A word about a textbook: I understand that textbooks are a major investment for the college student, but you should have some kind of Physical Science textbook for reference. Study your class notes for tests, and refer to your text for additional information about the subjects we study in class. Be aware: there is no magic bullet to salvage a substandard grade late in the semester. You must study diligently from Day One to allow for unforeseen circumstances that might demand your time later.

A word about lectures: I really encourage you to participate in class discussions. I often need to ask your opinion in certain areas, like “In what grade level would you address this concept?” or “How would you present this idea to children?”. I am also most willing and anxious to answer questions, so don’t deny your curiosity!

Also, because of our weird split labs, I might use lab time to catch up on lectures or for demonstrations.

Assessment: Your grade will depend on a combination of tests, lab reports, and presentations. I do not collect a weekly homework assignment, but there will be something due practically every week.

Important! To insure that every student has read this syllabus thoroughly, during the 3rd week of class I will administer a short quiz on this syllabus, worth three points. In addition, during our 14th week consultations, you can earn two more points by showing me a neat, organized table of the grades of all the materials I've returned, separated into tests, labs, and presentations.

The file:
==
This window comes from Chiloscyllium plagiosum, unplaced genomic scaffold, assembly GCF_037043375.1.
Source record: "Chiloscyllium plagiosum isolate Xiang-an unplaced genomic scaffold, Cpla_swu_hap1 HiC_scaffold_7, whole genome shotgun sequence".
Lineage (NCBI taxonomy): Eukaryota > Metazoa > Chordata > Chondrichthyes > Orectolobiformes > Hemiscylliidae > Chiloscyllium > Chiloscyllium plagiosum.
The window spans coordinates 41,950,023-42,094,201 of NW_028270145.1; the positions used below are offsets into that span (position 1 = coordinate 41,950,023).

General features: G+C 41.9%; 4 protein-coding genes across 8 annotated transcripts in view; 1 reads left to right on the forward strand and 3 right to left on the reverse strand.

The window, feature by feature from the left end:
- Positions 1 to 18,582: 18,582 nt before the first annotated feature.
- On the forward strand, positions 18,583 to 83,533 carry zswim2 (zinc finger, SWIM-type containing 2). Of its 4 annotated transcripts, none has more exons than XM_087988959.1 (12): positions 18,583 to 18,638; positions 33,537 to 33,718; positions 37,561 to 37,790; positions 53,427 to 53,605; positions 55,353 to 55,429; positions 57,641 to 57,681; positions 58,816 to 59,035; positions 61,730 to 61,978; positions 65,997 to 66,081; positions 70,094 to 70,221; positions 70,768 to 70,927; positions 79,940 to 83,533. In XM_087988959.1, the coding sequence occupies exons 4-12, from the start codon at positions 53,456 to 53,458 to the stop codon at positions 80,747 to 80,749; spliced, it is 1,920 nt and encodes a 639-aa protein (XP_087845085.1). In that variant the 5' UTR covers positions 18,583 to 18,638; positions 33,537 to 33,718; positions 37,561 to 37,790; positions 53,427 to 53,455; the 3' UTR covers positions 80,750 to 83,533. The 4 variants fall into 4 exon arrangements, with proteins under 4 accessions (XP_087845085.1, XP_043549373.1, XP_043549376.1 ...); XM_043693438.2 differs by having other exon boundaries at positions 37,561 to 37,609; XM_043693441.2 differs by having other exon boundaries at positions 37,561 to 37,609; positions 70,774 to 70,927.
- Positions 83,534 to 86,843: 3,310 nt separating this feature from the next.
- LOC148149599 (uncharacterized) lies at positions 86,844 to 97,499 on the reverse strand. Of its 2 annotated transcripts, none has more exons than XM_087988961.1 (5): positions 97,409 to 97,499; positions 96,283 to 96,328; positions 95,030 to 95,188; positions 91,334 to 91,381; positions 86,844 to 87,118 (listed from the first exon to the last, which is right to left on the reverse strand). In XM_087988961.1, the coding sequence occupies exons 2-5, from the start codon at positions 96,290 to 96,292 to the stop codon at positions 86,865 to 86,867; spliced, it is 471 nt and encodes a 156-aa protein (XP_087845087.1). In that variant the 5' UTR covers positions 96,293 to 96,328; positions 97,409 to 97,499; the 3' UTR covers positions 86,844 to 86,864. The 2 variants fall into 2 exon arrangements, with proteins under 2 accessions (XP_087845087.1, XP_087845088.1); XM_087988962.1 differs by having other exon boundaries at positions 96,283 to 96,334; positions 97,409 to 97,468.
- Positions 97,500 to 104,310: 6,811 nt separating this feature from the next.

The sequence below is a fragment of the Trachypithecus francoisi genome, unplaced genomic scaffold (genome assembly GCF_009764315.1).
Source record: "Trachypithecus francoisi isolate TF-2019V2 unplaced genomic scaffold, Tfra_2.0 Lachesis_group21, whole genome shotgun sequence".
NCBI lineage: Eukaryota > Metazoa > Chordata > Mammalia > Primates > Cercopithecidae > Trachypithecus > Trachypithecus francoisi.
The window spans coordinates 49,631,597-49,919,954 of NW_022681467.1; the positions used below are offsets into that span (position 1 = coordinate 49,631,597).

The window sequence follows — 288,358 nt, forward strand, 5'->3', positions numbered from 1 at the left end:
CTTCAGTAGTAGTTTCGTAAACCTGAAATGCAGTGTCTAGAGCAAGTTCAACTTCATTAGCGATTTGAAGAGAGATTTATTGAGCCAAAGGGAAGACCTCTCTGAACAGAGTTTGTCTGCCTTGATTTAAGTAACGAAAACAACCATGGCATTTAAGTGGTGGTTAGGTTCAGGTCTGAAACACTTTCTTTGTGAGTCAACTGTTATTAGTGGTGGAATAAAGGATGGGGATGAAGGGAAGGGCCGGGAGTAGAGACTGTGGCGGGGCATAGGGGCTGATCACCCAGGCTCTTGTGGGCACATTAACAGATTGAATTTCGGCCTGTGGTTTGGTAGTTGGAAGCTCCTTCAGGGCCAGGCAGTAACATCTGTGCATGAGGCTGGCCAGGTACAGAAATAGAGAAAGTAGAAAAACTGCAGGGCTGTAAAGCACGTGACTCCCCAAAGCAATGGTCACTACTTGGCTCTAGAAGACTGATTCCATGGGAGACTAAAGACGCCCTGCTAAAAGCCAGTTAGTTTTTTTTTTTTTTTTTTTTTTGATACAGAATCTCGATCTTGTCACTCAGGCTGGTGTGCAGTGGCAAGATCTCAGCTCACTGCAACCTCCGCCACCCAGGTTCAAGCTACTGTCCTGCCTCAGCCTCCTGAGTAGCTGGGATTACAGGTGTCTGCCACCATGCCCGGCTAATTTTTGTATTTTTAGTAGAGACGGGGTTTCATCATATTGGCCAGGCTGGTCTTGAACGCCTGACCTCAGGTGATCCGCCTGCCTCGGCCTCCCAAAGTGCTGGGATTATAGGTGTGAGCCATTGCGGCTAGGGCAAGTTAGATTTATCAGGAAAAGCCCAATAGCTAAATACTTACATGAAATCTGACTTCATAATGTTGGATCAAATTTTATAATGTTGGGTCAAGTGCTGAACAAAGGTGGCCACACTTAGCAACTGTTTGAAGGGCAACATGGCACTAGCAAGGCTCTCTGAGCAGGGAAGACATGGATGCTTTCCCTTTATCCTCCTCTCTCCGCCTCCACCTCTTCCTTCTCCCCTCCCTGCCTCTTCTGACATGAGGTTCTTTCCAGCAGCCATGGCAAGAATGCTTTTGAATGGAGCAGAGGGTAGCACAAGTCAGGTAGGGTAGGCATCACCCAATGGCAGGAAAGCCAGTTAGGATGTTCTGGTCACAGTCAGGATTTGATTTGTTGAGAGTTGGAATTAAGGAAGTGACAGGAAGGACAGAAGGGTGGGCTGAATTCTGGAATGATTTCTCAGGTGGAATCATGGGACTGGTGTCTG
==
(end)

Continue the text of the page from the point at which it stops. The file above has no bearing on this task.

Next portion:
In order to discourage the artificial compartmentalization of subject matter, and to discourage rote memorization and encourage true learning, my answer to the perennial question "What will be on the next test?" will be two words: recent topics. It will be up to the student to maintain currency with the material presented in lecture and lab, so that if at any time a surprise quiz is given the student should be up to date.

One more thing: as you will all be teachers with students taking their cues not only from your lessons but also your speech and prose, spelling and grammar do count, and excessive errors will affect your grade.


Syllabus quiz/grade sheet:

3+2 points


45 points

Final Exam:

20 points


20 points


10 points




100 points










During the lab periods of the fourteenth week of class I will meet with each of you individually, briefly, to discuss your grade and the unlikely necessity of dropping the course. We'll go alphabetically, half Tuesday and half Thursday.